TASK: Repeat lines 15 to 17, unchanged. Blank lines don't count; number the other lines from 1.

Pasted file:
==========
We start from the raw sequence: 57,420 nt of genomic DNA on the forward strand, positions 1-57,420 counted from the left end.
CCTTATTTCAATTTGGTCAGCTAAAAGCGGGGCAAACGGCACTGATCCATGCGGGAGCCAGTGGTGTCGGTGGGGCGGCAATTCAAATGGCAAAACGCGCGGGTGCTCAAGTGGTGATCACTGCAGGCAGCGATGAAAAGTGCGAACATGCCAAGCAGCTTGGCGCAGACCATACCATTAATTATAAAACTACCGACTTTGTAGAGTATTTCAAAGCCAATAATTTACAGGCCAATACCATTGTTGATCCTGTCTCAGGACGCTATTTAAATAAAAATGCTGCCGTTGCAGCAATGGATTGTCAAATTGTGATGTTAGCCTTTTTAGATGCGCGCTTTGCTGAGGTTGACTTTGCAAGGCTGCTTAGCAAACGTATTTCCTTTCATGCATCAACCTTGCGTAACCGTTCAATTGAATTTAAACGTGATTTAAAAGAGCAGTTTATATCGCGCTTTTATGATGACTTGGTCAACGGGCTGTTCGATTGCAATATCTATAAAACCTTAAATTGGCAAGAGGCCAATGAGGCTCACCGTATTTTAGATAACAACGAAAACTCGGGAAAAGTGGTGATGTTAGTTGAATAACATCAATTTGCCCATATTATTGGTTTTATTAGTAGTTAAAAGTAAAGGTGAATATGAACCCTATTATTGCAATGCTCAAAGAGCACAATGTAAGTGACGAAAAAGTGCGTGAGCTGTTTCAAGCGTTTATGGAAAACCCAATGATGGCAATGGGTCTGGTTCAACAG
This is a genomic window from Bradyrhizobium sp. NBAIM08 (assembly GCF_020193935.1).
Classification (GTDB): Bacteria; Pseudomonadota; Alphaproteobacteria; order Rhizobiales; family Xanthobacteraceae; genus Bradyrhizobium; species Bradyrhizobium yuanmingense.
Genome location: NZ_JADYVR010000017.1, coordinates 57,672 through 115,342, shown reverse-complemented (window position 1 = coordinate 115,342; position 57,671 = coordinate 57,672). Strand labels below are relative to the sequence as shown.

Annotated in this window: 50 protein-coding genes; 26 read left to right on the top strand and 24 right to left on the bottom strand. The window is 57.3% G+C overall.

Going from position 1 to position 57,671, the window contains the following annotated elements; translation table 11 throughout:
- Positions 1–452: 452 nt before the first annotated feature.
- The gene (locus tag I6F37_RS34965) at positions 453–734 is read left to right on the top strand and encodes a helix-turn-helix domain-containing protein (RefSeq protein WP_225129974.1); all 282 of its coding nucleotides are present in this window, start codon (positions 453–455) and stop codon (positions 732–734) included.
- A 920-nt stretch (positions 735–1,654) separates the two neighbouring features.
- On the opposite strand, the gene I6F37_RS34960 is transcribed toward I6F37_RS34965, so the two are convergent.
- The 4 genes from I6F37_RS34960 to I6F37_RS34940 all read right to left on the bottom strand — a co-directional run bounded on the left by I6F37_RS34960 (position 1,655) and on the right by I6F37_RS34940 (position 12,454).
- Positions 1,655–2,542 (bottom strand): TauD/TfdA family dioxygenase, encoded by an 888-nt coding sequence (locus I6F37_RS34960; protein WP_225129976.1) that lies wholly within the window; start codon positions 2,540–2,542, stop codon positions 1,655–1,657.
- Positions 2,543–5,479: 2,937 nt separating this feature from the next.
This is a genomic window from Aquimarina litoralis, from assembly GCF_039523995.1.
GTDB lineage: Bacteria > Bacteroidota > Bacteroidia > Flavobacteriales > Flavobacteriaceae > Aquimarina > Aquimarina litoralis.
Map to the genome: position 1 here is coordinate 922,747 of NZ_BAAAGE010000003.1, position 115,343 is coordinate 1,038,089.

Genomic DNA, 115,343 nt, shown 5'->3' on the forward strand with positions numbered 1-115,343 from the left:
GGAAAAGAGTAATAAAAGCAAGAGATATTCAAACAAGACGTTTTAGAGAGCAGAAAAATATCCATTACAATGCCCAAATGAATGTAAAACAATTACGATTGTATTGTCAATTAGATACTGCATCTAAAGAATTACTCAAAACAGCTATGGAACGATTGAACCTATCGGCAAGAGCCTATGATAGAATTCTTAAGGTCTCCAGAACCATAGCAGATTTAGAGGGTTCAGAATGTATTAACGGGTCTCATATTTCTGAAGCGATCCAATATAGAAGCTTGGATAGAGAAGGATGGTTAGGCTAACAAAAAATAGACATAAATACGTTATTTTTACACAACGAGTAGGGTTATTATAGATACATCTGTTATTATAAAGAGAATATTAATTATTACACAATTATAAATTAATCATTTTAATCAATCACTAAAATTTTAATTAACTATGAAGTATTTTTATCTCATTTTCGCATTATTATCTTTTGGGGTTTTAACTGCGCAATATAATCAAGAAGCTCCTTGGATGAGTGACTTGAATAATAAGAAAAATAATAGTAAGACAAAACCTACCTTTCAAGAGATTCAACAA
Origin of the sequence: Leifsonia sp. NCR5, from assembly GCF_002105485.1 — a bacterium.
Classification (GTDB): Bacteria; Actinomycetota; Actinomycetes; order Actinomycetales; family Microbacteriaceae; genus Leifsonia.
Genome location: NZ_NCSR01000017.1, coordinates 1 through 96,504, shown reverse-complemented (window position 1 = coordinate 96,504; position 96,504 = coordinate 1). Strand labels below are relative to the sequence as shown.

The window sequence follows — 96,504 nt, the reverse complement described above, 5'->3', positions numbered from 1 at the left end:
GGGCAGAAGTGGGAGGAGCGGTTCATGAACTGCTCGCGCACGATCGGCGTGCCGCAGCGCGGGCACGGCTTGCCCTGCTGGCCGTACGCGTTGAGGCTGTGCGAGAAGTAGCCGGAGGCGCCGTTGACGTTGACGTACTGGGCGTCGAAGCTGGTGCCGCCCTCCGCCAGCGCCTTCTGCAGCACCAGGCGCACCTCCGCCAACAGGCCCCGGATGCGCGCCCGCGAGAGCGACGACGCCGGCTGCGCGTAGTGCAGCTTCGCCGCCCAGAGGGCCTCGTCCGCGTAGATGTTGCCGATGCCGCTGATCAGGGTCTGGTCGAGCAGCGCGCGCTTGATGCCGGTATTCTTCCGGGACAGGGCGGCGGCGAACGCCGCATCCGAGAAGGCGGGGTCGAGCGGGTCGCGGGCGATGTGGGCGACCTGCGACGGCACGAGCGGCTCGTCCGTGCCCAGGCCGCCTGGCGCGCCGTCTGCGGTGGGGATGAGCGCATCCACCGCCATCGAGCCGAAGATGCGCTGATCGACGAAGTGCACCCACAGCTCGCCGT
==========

This is a genomic window from Aquimarina litoralis, from assembly GCF_039523995.1.
GTDB lineage: Bacteria > Bacteroidota > Bacteroidia > Flavobacteriales > Flavobacteriaceae > Aquimarina > Aquimarina litoralis.
Map to the genome: position 1 here is coordinate 922,747 of NZ_BAAAGE010000003.1, position 115,343 is coordinate 1,038,089.